Rabies is a disease caused by a virus that can affect the nervous
system (brain and spinal cord) of any kind of mammal, including humans.
Rabies-infected animals can spread the disease through their saliva or brain
Signs of rabies in animals may include excessive saliva or
sometimes foaming at the mouth, paralysis, or behavioral changes in a pet
(shyness when the pet used to be friendly) or no fear of humans in a wild
After rabies symptoms appear, the disease progresses quickly and
is very difficult to cure. Getting postexposure prophylaxis shots (PEP) before symptoms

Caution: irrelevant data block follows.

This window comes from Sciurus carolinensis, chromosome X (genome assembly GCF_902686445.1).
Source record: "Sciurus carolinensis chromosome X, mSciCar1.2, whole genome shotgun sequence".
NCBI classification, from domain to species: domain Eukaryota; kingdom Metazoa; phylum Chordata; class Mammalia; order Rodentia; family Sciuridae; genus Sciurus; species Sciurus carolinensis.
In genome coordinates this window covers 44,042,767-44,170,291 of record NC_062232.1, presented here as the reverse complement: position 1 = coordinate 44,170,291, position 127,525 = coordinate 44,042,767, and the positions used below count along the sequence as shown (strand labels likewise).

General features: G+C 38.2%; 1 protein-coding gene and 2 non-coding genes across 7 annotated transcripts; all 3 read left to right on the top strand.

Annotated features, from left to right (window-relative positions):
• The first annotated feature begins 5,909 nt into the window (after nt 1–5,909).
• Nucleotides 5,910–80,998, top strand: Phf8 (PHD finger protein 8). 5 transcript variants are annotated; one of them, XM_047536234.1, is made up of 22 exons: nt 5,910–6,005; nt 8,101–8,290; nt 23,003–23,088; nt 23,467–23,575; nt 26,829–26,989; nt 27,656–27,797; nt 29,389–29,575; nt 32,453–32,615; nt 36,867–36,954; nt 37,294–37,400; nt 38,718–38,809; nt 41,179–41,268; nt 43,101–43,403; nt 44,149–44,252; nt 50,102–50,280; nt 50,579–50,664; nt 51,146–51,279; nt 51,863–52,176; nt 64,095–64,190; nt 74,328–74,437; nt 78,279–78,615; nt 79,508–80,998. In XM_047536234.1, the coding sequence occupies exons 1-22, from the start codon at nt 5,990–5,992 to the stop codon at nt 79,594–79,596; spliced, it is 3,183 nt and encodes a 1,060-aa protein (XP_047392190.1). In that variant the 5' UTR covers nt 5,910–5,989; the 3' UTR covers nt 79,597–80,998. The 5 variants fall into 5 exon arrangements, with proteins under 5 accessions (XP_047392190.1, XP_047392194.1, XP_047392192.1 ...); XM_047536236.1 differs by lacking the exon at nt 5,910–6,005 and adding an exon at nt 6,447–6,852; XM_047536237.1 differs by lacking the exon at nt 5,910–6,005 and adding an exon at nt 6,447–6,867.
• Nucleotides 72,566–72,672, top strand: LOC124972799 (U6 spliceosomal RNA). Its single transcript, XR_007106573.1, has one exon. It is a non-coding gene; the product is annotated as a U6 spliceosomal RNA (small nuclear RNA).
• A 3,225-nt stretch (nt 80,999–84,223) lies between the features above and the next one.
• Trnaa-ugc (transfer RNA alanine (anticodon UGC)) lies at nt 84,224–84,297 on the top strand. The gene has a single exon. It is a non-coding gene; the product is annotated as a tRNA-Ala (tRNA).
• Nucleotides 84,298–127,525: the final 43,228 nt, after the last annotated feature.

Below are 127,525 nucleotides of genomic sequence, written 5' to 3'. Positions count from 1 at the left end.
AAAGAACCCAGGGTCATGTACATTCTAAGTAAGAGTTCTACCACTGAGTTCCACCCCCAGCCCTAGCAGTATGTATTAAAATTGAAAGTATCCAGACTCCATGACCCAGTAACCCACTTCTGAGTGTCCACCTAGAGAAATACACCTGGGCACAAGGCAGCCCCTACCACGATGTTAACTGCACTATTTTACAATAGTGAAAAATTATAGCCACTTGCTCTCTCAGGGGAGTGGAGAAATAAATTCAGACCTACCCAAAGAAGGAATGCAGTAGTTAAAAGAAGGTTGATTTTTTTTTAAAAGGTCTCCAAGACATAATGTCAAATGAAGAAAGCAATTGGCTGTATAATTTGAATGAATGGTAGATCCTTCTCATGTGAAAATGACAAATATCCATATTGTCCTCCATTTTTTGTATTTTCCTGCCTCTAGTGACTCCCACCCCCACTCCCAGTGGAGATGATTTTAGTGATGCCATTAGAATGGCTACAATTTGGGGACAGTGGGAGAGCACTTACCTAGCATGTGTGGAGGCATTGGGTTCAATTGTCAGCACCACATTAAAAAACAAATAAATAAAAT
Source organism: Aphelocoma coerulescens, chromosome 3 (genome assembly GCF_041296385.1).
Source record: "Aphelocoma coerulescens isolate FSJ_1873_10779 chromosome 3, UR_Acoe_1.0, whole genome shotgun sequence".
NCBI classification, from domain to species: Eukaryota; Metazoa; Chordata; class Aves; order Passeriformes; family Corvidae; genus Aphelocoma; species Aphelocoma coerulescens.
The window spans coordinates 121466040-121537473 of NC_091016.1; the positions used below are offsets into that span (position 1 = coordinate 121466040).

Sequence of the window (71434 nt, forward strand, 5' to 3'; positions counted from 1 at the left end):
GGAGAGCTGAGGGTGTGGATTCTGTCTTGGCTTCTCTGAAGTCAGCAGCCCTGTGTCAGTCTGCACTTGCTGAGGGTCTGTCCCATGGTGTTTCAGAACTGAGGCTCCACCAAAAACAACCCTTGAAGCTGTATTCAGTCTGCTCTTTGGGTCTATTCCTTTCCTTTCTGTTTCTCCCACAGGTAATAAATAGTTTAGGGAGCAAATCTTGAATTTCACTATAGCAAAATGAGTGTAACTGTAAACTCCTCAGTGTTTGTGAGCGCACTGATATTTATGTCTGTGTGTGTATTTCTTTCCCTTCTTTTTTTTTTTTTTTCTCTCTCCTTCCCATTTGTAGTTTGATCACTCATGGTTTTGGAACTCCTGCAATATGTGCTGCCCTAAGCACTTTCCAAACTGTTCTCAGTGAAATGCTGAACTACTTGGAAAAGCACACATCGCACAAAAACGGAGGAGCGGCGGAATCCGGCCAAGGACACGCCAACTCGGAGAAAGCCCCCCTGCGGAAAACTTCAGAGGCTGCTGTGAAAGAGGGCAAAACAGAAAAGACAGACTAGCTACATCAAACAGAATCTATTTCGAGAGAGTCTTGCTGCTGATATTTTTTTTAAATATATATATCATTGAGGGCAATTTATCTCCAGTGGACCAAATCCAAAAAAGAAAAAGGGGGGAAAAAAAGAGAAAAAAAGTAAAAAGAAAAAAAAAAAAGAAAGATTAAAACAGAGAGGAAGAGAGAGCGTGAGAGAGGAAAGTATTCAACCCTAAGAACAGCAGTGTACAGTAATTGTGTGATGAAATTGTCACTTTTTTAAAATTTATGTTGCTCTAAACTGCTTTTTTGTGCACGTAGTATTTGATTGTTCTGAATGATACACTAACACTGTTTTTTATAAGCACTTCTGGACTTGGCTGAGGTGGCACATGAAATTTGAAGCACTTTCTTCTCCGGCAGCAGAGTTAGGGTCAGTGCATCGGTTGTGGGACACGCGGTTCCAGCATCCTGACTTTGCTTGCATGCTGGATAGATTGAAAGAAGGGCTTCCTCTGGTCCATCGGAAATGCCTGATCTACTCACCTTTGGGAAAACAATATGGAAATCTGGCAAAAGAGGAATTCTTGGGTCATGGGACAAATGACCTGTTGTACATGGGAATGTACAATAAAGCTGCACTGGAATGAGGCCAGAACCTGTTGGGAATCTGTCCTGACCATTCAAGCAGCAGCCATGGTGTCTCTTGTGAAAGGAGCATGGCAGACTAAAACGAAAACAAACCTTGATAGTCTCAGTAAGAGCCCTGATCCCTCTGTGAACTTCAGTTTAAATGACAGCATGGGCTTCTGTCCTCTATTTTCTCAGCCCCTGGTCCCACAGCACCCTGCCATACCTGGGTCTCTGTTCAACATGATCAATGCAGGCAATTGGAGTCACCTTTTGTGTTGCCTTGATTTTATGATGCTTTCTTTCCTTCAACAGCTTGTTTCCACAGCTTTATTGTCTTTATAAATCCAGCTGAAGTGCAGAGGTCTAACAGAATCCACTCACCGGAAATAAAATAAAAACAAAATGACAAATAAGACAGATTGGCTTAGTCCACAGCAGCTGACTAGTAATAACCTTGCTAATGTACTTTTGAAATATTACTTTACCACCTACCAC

occur usually gets rid of the virus before it can cause serious damage. Rabies
is nearly always fatal if not treated before symptoms appear.
People who believe they may have been exposed to the rabies virus
should seek medical attention immediately.
E. Gregory Thompson, MD - Internal Medicine & Adam Husney, MD - Family Medicine & Martin J. Gabica, MD - Family Medicine
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